Thursday, August 23, 2012

HTML5 Capture on Mobile

For the stealth startup I work on when not getting paid by others, we've recently been focusing on how to get users to upload images to us. First launch is going to be web for the reasons I have outlined before, so this is a non-trivial issue.

Part of the investigation and beard-stroking has been that we're on the cusp of good HTML5 support for media capture. If you have an iOS 6 or Android 4 device, try this:

(Yes, I am aware there are some other ways to do this. I don't care. Today, input type=file is supported more than anything else, if it will someday be better.)

Press the "Browse" button. If that doesn't excite you, try it on anything older, at all. Hint, they don't do that.

Aside from thoughts of feature detection and how we'll get around this, I also thought, there are entirely /other/ browsers. So started trying some. Here's a summary of some of the more important ones I have installed on an Android 2.3.4 device (I have 17 browsers to choose from, but most are odd or niche):

  • Firefox Beta - Works fine. A dozen apps pop up, camera first.
  • Dolphin - Works, but only file uploaders, no capture tools.
  • Opera Mobile - Works... ish. Super wiggy decision from Opera, it seems to have a BUILT IN file browser. That's dense and odd of them for a mobile phone. No capture tools.
  • UC Browser 7.8 (Western) - Works, but intercepts with it's own dialogue: Upload from Local, Capture and Upload, Upload from UX netdisk. Picking one then uses it's own built-in tools, like it's own file browser or (shockingly!) it's very own camera capture tool. Wiggy.
  • Skyfire - Works, also no capture tools, just upload.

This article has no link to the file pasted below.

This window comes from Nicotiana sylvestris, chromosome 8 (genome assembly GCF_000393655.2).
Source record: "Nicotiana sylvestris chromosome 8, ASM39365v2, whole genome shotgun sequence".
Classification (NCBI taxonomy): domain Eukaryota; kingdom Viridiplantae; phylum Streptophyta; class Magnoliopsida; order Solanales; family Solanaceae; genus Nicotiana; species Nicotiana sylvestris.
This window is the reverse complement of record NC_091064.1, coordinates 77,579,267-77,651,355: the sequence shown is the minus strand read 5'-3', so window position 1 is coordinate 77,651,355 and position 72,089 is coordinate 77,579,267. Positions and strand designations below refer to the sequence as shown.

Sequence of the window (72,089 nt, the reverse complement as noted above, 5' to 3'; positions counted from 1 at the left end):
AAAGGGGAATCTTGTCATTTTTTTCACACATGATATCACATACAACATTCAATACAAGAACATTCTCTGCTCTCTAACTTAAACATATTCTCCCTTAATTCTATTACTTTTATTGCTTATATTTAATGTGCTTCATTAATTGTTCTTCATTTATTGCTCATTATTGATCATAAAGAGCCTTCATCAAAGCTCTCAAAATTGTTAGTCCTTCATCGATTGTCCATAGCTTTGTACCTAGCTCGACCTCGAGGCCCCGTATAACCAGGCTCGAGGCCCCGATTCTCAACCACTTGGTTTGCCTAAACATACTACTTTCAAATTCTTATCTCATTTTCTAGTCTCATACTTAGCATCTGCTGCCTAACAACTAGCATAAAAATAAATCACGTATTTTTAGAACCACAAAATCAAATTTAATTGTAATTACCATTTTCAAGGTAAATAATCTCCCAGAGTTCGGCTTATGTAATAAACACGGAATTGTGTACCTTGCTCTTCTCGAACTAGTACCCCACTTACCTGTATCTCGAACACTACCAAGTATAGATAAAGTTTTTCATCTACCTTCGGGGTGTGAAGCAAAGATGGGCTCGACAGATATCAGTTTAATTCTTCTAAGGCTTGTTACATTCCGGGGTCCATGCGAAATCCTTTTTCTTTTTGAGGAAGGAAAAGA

Okay, don't just scream "effing fragmentation!" Because it matters. This is the world we live in. What does this differentiation between browsers mean to you? Well, something soon. And more as time goes on, and we start using these neat HTML5 features.

The calendar picker, for example, is cool. But what if it's stupid or weird in some browser, do you not use it? It depends, really. Maybe it's stupid on the UC browser (notionally, I am not picking on them for any good reason) but you are designing for a Chinese market and you look and indeed 65% of current users are on it. Now it matters, and the default (Android Browser and Mobile Safari) don't matter as much.

Know your market, know your users, and as much as you have to peer at phones and explore this stuff, keep up on the changing landscape.


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Chamara Janaka said...

hi! does this only support iOS 6 or Android 4 devices. i need to access camera from a web form in almost every smart phone with html5 supporting browsers?

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